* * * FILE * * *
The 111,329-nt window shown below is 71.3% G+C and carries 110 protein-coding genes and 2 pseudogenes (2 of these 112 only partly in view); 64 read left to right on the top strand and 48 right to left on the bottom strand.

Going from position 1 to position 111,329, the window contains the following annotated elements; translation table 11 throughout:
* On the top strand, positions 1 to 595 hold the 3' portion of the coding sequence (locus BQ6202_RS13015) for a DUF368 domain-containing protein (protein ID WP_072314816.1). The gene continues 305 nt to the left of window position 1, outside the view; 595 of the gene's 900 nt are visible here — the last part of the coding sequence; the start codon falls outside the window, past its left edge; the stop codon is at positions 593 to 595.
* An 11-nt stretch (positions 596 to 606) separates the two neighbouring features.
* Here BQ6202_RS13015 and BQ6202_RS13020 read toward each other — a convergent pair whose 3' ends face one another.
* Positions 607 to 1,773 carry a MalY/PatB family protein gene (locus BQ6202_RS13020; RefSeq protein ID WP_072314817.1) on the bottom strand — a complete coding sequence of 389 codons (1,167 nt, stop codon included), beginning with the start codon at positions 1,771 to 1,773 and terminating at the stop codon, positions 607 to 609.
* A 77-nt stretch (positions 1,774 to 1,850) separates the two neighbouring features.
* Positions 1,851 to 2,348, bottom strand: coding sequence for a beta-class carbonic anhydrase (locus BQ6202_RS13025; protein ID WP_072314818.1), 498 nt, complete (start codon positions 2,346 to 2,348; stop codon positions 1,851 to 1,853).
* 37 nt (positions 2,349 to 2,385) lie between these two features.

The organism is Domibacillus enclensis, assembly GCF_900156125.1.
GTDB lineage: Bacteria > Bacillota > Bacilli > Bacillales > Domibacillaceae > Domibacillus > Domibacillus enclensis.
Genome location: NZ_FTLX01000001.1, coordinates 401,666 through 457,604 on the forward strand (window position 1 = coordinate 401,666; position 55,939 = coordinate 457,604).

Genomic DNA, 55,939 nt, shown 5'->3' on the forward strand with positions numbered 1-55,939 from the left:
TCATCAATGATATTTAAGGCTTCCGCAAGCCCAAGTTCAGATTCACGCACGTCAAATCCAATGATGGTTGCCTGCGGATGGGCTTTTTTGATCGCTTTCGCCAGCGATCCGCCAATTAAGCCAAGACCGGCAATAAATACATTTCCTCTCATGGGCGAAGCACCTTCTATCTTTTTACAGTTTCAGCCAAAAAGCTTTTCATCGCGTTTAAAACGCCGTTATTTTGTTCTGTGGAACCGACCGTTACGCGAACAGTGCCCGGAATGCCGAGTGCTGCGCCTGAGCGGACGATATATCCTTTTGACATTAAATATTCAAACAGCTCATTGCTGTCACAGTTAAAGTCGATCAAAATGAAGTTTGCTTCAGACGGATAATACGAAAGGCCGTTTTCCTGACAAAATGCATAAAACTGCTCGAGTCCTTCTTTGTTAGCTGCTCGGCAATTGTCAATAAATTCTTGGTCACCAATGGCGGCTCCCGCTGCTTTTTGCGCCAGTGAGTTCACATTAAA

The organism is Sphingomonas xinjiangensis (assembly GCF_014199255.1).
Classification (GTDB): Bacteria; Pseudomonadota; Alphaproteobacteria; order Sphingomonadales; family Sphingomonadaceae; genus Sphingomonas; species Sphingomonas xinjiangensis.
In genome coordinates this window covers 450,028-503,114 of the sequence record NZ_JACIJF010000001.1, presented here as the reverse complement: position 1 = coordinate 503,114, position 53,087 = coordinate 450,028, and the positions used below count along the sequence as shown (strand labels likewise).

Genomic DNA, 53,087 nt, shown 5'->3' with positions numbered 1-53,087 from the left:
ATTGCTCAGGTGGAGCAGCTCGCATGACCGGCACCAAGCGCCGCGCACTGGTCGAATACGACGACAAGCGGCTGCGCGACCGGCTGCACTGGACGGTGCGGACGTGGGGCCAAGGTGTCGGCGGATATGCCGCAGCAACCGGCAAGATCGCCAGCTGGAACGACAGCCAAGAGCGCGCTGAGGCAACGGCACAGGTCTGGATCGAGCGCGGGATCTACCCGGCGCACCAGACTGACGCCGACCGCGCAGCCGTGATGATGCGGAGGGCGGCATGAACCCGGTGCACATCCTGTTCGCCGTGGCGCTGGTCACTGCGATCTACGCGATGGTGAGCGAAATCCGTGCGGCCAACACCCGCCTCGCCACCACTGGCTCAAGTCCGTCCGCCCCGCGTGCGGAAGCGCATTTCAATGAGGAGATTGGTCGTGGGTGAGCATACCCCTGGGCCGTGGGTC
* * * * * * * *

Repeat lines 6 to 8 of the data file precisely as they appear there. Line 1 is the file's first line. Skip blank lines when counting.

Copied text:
* Positions 607 to 1,773 carry a MalY/PatB family protein gene (locus BQ6202_RS13020; RefSeq protein ID WP_072314817.1) on the bottom strand — a complete coding sequence of 389 codons (1,167 nt, stop codon included), beginning with the start codon at positions 1,771 to 1,773 and terminating at the stop codon, positions 607 to 609.
* A 77-nt stretch (positions 1,774 to 1,850) separates the two neighbouring features.
* Positions 1,851 to 2,348, bottom strand: coding sequence for a beta-class carbonic anhydrase (locus BQ6202_RS13025; protein ID WP_072314818.1), 498 nt, complete (start codon positions 2,346 to 2,348; stop codon positions 1,851 to 1,853).